Heart Attack Archive


How a sleep shortfall can stress your heart

Getting less than six hours of sleep on a regular basis can boost levels of stress hormones, which can strain your cardiovascular system.

Find out if your sleeping habits put you at risk—and what to do about it.

More people are using aspirin therapy

Daily aspirin use has increased among U.S. adults, according to a survey published May 2015 in the American Journal of Preventive Medicine. The survey asked more than 2,500 people ages 45 to 75 about their current aspirin use. The overall use was 52%, up from 41% in a similar survey in 2004. The most common reasons for taking daily aspirin were prevention of heart attack and stroke. Eighteen percent of aspirin users cited cancer prevention as their reason for taking aspirin. And while most users said they'd talked to their doctor before starting aspirin therapy, 25% of the respondents had not. That finding is troubling, since aspirin is a blood thinner. "Aspirin can increase the risk of bleeding in the brain or elsewhere in the body. This risk might be justified if there is a good reason for aspirin use, but might be entirely unjustifiable if not. That is why I always recommend discussing any medication or supplement use with one's primary care provider," says Dr. Natalia Rost, associate professor of neurology at Harvard Medical School.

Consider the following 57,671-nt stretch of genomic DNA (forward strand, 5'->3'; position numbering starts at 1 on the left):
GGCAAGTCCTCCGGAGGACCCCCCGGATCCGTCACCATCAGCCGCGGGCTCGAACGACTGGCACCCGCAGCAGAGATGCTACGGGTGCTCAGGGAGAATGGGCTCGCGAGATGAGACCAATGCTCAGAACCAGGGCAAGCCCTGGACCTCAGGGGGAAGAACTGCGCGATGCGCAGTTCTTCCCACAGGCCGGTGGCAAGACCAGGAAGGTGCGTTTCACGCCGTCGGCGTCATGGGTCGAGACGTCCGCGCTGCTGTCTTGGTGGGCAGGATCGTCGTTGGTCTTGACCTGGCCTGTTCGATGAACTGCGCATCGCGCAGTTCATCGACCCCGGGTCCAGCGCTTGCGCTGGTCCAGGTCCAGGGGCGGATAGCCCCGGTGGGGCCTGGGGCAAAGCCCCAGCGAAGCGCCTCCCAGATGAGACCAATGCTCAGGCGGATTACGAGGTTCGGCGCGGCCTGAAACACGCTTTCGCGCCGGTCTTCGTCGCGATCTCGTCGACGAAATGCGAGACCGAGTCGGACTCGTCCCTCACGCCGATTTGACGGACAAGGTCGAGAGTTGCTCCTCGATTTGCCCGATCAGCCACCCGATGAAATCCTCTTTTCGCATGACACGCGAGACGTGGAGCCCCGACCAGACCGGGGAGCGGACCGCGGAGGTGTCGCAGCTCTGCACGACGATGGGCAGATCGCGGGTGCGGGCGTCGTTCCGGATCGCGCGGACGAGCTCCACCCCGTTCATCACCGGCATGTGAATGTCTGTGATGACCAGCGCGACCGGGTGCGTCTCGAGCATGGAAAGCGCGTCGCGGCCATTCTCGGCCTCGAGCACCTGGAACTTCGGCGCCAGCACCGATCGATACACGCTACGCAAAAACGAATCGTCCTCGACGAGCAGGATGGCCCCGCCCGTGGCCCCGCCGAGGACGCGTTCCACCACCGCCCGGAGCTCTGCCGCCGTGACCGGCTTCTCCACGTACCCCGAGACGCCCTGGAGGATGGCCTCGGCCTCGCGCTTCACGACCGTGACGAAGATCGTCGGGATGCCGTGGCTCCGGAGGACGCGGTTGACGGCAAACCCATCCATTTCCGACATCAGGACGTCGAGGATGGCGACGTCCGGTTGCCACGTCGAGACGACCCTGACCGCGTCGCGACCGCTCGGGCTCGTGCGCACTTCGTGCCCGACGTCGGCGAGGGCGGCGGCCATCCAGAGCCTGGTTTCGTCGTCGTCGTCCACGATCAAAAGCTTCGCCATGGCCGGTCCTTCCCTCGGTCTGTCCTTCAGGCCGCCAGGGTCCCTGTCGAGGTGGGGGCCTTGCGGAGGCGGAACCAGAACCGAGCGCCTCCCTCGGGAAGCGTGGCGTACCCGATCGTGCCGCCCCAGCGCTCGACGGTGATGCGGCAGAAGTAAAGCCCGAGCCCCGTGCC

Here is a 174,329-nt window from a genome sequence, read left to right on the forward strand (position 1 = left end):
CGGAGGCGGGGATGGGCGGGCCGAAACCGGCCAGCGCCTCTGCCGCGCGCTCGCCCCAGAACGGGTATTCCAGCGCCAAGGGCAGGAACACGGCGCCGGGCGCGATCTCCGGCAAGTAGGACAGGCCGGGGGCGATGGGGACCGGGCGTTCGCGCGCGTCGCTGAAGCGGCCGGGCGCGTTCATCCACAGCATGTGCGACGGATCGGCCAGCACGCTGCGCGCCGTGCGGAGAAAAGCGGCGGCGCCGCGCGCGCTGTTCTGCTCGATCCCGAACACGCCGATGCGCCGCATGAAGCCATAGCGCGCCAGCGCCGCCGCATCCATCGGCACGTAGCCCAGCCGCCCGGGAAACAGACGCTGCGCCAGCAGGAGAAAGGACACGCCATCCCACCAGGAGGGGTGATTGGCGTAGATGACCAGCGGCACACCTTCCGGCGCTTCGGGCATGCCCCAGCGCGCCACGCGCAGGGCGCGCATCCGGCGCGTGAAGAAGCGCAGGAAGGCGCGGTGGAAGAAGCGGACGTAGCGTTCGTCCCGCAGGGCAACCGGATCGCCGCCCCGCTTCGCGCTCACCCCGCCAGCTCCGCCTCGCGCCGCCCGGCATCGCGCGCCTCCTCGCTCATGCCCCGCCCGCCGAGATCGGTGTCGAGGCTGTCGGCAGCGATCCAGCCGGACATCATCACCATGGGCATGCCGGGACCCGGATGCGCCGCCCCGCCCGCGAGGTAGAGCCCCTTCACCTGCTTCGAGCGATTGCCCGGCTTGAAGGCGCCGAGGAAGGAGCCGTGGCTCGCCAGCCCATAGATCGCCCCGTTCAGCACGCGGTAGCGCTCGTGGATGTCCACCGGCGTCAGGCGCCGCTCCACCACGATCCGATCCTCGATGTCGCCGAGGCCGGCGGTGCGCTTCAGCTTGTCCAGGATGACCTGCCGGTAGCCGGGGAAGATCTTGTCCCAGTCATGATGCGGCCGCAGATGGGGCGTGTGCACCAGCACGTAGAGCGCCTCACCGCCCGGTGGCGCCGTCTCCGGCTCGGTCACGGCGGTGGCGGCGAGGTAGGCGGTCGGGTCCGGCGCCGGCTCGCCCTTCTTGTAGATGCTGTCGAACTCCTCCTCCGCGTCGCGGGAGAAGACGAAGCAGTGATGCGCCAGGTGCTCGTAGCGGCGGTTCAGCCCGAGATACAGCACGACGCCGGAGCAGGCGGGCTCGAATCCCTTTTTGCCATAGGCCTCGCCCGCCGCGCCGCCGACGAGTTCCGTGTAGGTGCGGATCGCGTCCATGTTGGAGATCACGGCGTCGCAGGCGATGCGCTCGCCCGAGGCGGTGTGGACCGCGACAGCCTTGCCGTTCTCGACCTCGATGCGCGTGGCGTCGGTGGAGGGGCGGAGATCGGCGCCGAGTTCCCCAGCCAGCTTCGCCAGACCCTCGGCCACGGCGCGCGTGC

Image: Thinkstock

Cardiac arrest during sports is rare, and there may be warning signals

Reports that someone thought to be "perfectly healthy" collapsed while playing sports may instill fear in middle-aged men who want to stay physically active. However, a study in Circulation found that sudden cardiac arrest (SCA) during sports activities is uncommon and is often preceded by possible symptoms of heart problems.

Researchers have tracked cases of SCA in Oregon since 2002 in adults ages 35 to 65. As of 2013, only 63 of the 1,247 SCAs they found, or 5%, happened either during or within one hour of engaging in activities such as jogging, bicycling, basketball, golf, or tennis. It occurred more often in men, although it's possible this was because the men were more likely to engage in sports than women.

High-tech heart scans: Who might need one?

CT angiography is one of several tests doctors can use to assess your heart's arteries.

For more than half a century, cardiologists have relied on a procedure known as invasive coronary angiography, a test that can reveal dangerous narrowings in the arteries that supply the heart. The test uses a special dye that shows up on x-rays, which is delivered to the heart through a thin tube (catheter) that's snaked through a blood vessel in the leg or arm. As a result, rare but sometime serious complications can occur, including bleeding at the insertion site or damage to the artery.

Divorce linked to higher risk of heart attack

Divorce—especially for women—appears to boost the odds of having a heart attack, a new study finds.